IDEAS home Printed from
   My bibliography  Save this paper

Wheat Diversity and Productivity in Indian Punjab After the Green Revolution


  • Smale, Melinda
  • Singh, Joginder
  • Di Falco, Salvatore
  • Zambrano, Patricia


The Punjab of India is an historical source of key wheat genetic resources in national and global plant breeding, and a focus of concerns about the abandonment of local varieties during the Green Revolution. Much of the wheat area in Punjab was already planted with earlier products of modern plant breeding programs when the Green Revolution began. These cultivars were more genetically similar and less productive than the semi-dwarf wheat varieties that succeeded them. We define, summarize and test indices of variety change and genetic diversity for the modern wheat varieties released and grown in Indian Punjab during the post-Green Revolution period. The first is the area-weighted average of varieties grown, which measures the rate of variety change, important means of counteracting the uniformity that can lead to pathogen mutation and plant diseases. Variety change is determined in large part by variety release and seed industry po licies. The second is the average coefficient of diversity, which measures the extent of dissimilarity among wheat varieties conferred through plant breeding. A generalized Cobb-Douglas production function is estimated with these indices specified as technical efficiency parameters, after testing for the exogeneity of each index. Findings support the hypothesis that slow variety age has counteracted the positive productivity effects brought about through diversifying the genetic base in wheat breeding in the post-Green Revolution period. Policies that speed the rate of variety change and make more equitable the spatial distribution of modern varieties could support, rather than detract from wheat productivity, reinforcing breeding successes.

Suggested Citation

  • Smale, Melinda & Singh, Joginder & Di Falco, Salvatore & Zambrano, Patricia, 2006. "Wheat Diversity and Productivity in Indian Punjab After the Green Revolution," 2006 Annual Meeting, August 12-18, 2006, Queensland, Australia 25794, International Association of Agricultural Economists.
  • Handle: RePEc:ags:iaae06:25794

    Download full text from publisher

    File URL:
    Download Restriction: no

    References listed on IDEAS

    1. Antle, John M., 1999. "Benefits and costs of food safety regulation," Food Policy, Elsevier, vol. 24(6), pages 605-623, December.
    2. Romano, Donato & Cavicchi, Alessio & Rocchi, Benedetto & Stefani, Gianluca, 2004. "Costs and Benefits of Compliance for HACCP Regulation in the Italian Meat and Dairy Sector," 84th Seminar, February 8-11, 2004, Zeist, The Netherlands 24983, European Association of Agricultural Economists.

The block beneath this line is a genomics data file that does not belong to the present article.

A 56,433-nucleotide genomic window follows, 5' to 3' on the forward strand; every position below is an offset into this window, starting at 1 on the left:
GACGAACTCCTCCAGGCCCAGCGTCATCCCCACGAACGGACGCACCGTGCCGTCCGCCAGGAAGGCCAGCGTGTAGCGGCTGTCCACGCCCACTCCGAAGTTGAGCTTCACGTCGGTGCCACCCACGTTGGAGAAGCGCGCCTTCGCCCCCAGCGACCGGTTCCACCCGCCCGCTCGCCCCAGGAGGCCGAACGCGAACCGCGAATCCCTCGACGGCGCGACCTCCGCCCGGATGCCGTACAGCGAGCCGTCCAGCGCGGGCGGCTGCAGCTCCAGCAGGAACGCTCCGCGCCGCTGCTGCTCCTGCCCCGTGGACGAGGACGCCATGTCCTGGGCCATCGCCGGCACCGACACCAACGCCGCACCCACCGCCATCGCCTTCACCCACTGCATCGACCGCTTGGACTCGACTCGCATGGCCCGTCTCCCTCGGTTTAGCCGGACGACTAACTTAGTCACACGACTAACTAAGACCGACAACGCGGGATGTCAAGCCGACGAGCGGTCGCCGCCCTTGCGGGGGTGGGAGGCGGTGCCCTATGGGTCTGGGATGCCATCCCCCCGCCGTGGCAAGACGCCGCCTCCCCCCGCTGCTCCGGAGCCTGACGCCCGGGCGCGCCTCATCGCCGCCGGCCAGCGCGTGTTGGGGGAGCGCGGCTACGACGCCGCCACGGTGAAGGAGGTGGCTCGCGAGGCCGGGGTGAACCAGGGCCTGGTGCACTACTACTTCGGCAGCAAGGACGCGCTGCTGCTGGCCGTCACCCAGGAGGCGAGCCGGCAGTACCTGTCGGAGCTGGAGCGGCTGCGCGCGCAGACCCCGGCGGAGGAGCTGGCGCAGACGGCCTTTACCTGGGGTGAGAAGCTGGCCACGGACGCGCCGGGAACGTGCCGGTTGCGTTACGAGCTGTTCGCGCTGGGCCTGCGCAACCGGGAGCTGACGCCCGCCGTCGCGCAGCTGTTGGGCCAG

Full references (including those not matched with items on IDEAS)

    More about this item


    Wheat; genetic diversity; Indian Punjab; productivity; Crop Production/Industries; Q12; Q57;

    JEL classification:

    • Q12 - Agricultural and Natural Resource Economics; Environmental and Ecological Economics - - Agriculture - - - Micro Analysis of Farm Firms, Farm Households, and Farm Input Markets
    • Q57 - Agricultural and Natural Resource Economics; Environmental and Ecological Economics - - Environmental Economics - - - Ecological Economics


    Access and download statistics


    All material on this site has been provided by the respective publishers and authors. You can help correct errors and omissions. When requesting a correction, please mention this item's handle: RePEc:ags:iaae06:25794. See general information about how to correct material in RePEc.

    For technical questions regarding this item, or to correct its authors, title, abstract, bibliographic or download information, contact: (AgEcon Search). General contact details of provider: .

    If you have authored this item and are not yet registered with RePEc, we encourage you to do it here. This allows to link your profile to this item. It also allows you to accept potential citations to this item that we are uncertain about.

    We have no references for this item. You can help adding them by using this form .

    If you know of missing items citing this one, you can help us creating those links by adding the relevant references in the same way as above, for each refering item. If you are a registered author of this item, you may also want to check the "citations" tab in your RePEc Author Service profile, as there may be some citations waiting for confirmation.

    Please note that corrections may take a couple of weeks to filter through the various RePEc services.

    IDEAS is a RePEc service hosted by the Research Division of the Federal Reserve Bank of St. Louis . RePEc uses bibliographic data supplied by the respective publishers.